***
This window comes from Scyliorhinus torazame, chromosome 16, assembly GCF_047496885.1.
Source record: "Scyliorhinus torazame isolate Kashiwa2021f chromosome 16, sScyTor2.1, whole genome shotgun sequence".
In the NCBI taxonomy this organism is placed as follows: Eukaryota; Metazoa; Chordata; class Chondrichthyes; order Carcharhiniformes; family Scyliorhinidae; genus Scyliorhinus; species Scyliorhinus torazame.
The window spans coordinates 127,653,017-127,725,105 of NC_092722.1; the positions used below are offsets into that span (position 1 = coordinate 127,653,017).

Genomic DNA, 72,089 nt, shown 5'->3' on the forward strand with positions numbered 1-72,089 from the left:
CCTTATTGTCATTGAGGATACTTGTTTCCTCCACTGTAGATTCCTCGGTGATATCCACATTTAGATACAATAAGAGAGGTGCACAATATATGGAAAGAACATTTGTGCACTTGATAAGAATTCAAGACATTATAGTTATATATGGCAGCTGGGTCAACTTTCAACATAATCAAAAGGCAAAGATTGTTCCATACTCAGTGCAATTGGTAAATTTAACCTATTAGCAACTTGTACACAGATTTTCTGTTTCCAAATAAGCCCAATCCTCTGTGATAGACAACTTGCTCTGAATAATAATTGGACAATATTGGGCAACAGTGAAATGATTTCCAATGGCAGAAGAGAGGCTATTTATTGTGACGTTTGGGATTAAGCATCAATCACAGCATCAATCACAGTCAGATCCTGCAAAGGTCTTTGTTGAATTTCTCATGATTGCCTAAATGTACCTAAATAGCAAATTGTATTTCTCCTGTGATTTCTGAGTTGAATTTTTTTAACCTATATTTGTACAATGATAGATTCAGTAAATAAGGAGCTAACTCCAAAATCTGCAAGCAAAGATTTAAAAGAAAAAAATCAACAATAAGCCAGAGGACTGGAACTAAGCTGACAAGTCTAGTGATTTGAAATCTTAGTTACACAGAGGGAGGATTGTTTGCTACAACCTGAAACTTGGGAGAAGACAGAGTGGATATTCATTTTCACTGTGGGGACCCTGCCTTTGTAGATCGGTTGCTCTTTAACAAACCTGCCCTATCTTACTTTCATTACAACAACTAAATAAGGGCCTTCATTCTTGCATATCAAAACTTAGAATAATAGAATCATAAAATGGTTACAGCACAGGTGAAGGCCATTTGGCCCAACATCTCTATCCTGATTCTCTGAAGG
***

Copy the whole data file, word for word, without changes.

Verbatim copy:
This window comes from Scyliorhinus torazame, chromosome 16, assembly GCF_047496885.1.
Source record: "Scyliorhinus torazame isolate Kashiwa2021f chromosome 16, sScyTor2.1, whole genome shotgun sequence".
In the NCBI taxonomy this organism is placed as follows: Eukaryota; Metazoa; Chordata; class Chondrichthyes; order Carcharhiniformes; family Scyliorhinidae; genus Scyliorhinus; species Scyliorhinus torazame.
The window spans coordinates 127,653,017-127,725,105 of NC_092722.1; the positions used below are offsets into that span (position 1 = coordinate 127,653,017).

Genomic DNA, 72,089 nt, shown 5'->3' on the forward strand with positions numbered 1-72,089 from the left:
CCTTATTGTCATTGAGGATACTTGTTTCCTCCACTGTAGATTCCTCGGTGATATCCACATTTAGATACAATAAGAGAGGTGCACAATATATGGAAAGAACATTTGTGCACTTGATAAGAATTCAAGACATTATAGTTATATATGGCAGCTGGGTCAACTTTCAACATAATCAAAAGGCAAAGATTGTTCCATACTCAGTGCAATTGGTAAATTTAACCTATTAGCAACTTGTACACAGATTTTCTGTTTCCAAATAAGCCCAATCCTCTGTGATAGACAACTTGCTCTGAATAATAATTGGACAATATTGGGCAACAGTGAAATGATTTCCAATGGCAGAAGAGAGGCTATTTATTGTGACGTTTGGGATTAAGCATCAATCACAGCATCAATCACAGTCAGATCCTGCAAAGGTCTTTGTTGAATTTCTCATGATTGCCTAAATGTACCTAAATAGCAAATTGTATTTCTCCTGTGATTTCTGAGTTGAATTTTTTTAACCTATATTTGTACAATGATAGATTCAGTAAATAAGGAGCTAACTCCAAAATCTGCAAGCAAAGATTTAAAAGAAAAAAATCAACAATAAGCCAGAGGACTGGAACTAAGCTGACAAGTCTAGTGATTTGAAATCTTAGTTACACAGAGGGAGGATTGTTTGCTACAACCTGAAACTTGGGAGAAGACAGAGTGGATATTCATTTTCACTGTGGGGACCCTGCCTTTGTAGATCGGTTGCTCTTTAACAAACCTGCCCTATCTTACTTTCATTACAACAACTAAATAAGGGCCTTCATTCTTGCATATCAAAACTTAGAATAATAGAATCATAAAATGGTTACAGCACAGGTGAAGGCCATTTGGCCCAACATCTCTATCCTGATTCTCTGAAGG